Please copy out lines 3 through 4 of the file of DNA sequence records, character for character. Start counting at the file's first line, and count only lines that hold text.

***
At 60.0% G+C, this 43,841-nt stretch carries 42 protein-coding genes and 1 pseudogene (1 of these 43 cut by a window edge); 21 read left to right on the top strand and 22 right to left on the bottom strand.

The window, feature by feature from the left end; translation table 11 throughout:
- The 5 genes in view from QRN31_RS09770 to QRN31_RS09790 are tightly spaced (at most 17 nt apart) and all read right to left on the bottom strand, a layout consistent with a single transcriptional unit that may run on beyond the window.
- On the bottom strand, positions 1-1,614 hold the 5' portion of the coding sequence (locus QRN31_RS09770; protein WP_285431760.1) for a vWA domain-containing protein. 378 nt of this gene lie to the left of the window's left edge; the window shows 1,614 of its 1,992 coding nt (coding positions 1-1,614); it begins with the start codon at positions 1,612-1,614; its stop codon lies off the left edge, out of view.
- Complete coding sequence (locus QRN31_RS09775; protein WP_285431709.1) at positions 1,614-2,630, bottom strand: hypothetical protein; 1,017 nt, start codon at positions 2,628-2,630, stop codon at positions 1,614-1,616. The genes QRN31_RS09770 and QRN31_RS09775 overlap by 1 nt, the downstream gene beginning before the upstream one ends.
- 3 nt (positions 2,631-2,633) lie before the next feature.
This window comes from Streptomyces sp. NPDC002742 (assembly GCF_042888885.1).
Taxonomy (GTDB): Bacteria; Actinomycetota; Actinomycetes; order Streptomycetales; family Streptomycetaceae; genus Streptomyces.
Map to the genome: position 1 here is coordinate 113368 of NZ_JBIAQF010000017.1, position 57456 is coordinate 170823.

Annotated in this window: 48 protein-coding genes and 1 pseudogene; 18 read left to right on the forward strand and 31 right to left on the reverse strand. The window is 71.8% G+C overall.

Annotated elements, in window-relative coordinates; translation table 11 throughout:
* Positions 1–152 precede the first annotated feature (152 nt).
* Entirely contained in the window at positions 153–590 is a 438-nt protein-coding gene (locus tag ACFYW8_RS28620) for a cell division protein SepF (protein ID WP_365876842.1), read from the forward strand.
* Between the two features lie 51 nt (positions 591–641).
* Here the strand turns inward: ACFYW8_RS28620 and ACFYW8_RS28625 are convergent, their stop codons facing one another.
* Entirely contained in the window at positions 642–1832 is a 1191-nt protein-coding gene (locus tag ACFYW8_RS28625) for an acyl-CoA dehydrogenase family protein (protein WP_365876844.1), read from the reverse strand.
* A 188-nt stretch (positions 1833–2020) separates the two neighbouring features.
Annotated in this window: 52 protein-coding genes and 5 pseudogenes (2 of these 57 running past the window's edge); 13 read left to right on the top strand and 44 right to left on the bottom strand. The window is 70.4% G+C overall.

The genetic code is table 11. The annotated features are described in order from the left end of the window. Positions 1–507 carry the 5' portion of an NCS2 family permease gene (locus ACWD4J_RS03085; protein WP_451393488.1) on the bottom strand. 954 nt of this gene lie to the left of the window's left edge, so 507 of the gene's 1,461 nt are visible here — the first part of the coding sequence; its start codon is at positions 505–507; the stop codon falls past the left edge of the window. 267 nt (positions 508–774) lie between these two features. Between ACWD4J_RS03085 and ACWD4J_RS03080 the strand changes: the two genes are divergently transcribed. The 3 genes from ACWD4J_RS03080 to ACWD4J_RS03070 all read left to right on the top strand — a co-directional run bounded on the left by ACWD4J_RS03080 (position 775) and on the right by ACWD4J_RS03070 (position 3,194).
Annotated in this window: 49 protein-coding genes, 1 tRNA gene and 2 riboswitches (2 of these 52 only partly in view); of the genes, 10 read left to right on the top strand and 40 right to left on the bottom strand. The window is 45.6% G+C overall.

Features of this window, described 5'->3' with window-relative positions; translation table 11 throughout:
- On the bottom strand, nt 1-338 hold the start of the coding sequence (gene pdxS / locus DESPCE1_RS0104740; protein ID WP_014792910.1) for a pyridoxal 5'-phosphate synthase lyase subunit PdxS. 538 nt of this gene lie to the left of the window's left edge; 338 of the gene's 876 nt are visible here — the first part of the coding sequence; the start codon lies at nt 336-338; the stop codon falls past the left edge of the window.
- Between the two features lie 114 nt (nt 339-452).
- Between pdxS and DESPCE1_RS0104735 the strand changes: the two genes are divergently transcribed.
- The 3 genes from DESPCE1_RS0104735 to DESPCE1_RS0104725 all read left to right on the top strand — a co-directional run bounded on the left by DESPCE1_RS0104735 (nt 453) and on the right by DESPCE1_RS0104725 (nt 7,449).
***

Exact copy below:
- The 5 genes in view from QRN31_RS09770 to QRN31_RS09790 are tightly spaced (at most 17 nt apart) and all read right to left on the bottom strand, a layout consistent with a single transcriptional unit that may run on beyond the window.
- On the bottom strand, positions 1-1,614 hold the 5' portion of the coding sequence (locus QRN31_RS09770; protein WP_285431760.1) for a vWA domain-containing protein. 378 nt of this gene lie to the left of the window's left edge; the window shows 1,614 of its 1,992 coding nt (coding positions 1-1,614); it begins with the start codon at positions 1,612-1,614; its stop codon lies off the left edge, out of view.